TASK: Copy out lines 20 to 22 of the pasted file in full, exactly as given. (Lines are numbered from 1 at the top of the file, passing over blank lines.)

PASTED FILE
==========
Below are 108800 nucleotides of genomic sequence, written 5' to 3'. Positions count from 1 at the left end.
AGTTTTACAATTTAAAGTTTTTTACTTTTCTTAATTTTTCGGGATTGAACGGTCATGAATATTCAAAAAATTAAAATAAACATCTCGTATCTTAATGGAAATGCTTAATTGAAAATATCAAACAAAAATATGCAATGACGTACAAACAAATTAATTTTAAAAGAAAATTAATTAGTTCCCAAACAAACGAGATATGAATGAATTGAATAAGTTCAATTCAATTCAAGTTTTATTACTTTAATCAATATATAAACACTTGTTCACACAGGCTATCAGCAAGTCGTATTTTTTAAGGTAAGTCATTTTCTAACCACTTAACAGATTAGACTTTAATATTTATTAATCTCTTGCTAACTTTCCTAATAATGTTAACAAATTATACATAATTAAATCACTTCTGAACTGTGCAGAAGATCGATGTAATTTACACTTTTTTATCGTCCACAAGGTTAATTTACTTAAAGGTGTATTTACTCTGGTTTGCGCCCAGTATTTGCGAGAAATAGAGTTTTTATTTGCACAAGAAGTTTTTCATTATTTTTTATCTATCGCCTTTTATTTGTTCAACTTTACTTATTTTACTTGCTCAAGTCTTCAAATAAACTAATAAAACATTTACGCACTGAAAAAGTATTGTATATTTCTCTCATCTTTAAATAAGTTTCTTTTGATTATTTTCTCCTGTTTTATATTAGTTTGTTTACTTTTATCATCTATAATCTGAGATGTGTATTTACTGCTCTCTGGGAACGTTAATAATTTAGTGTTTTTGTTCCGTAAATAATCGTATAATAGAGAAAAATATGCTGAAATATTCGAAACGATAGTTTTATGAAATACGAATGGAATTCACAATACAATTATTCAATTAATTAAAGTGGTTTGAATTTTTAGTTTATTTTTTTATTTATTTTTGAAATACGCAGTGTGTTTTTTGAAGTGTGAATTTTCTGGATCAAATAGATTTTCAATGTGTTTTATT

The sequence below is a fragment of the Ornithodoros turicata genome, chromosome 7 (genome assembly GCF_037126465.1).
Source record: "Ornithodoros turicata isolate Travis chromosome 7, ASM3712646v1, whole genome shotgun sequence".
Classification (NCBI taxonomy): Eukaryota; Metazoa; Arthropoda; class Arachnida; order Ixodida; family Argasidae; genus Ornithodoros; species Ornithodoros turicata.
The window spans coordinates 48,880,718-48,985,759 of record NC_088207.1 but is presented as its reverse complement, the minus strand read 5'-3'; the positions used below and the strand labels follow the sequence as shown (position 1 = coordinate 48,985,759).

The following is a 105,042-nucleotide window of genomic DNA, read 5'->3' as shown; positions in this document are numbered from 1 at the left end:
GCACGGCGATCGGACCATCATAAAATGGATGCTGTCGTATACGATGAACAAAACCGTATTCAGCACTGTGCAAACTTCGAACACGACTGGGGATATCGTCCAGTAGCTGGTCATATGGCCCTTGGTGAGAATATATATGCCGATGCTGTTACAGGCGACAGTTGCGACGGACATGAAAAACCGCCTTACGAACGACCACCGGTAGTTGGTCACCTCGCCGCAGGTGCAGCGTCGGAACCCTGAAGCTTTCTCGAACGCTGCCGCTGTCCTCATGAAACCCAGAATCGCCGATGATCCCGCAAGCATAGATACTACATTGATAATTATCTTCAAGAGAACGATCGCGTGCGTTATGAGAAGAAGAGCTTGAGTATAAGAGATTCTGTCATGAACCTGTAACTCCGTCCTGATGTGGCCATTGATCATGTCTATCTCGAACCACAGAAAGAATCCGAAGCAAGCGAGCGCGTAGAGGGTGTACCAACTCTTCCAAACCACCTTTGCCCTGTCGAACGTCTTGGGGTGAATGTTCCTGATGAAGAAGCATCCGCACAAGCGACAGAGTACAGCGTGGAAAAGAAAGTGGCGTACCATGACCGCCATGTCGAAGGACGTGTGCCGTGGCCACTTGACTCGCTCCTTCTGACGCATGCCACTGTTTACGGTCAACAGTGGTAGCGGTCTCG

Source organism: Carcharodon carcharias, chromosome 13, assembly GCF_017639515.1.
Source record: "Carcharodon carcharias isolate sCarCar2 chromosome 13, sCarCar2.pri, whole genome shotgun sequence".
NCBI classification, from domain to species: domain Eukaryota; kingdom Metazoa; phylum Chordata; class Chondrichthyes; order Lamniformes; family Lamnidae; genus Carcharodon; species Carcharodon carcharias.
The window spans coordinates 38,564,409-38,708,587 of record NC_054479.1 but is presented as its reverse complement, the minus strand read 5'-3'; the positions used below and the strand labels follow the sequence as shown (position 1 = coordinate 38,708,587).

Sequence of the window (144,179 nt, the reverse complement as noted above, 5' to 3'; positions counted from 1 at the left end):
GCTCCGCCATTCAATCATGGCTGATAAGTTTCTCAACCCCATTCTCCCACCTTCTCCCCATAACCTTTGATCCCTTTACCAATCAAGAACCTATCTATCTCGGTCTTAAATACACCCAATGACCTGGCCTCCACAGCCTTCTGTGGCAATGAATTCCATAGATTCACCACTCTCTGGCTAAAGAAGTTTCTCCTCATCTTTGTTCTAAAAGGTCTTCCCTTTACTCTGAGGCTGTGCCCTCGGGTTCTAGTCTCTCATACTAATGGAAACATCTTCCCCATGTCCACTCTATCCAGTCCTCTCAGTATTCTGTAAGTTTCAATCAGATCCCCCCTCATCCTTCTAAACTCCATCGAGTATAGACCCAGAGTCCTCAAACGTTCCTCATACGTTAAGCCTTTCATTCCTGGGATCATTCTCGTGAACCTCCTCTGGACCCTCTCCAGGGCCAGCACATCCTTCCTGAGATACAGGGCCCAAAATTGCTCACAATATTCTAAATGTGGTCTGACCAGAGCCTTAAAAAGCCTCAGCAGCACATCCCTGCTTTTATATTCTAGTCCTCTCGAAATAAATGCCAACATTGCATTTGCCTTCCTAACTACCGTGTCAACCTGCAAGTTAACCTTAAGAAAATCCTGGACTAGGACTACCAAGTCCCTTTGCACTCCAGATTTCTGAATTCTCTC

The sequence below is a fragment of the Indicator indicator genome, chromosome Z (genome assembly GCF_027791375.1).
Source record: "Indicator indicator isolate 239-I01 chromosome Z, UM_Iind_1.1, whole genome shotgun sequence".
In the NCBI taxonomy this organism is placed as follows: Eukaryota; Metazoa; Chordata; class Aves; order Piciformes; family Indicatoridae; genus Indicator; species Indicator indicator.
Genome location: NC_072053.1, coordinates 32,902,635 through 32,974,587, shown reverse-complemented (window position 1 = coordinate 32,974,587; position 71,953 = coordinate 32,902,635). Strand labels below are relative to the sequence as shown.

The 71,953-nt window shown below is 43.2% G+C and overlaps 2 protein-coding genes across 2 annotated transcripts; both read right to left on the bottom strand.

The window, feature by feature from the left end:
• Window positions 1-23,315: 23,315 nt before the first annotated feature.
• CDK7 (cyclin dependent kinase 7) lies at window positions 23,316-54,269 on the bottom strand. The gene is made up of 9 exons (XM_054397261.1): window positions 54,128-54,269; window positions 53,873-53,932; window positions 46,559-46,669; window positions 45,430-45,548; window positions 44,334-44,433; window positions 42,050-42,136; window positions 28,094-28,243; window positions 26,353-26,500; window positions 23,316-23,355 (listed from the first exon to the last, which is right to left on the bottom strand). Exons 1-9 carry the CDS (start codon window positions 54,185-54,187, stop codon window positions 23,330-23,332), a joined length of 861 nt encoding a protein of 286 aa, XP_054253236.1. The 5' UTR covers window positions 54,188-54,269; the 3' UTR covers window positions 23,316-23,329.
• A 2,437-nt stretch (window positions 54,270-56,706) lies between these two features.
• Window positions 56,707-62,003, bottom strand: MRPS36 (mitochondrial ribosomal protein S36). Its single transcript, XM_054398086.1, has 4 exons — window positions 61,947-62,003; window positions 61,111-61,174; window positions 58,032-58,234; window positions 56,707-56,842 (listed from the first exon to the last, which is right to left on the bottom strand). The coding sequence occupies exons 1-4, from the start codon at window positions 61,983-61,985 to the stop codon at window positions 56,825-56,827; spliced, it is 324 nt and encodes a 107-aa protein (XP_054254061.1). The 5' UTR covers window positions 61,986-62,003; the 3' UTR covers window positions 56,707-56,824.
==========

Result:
The window, feature by feature from the left end:
• Window positions 1-23,315: 23,315 nt before the first annotated feature.
• CDK7 (cyclin dependent kinase 7) lies at window positions 23,316-54,269 on the bottom strand. The gene is made up of 9 exons (XM_054397261.1): window positions 54,128-54,269; window positions 53,873-53,932; window positions 46,559-46,669; window positions 45,430-45,548; window positions 44,334-44,433; window positions 42,050-42,136; window positions 28,094-28,243; window positions 26,353-26,500; window positions 23,316-23,355 (listed from the first exon to the last, which is right to left on the bottom strand). Exons 1-9 carry the CDS (start codon window positions 54,185-54,187, stop codon window positions 23,330-23,332), a joined length of 861 nt encoding a protein of 286 aa, XP_054253236.1. The 5' UTR covers window positions 54,188-54,269; the 3' UTR covers window positions 23,316-23,329.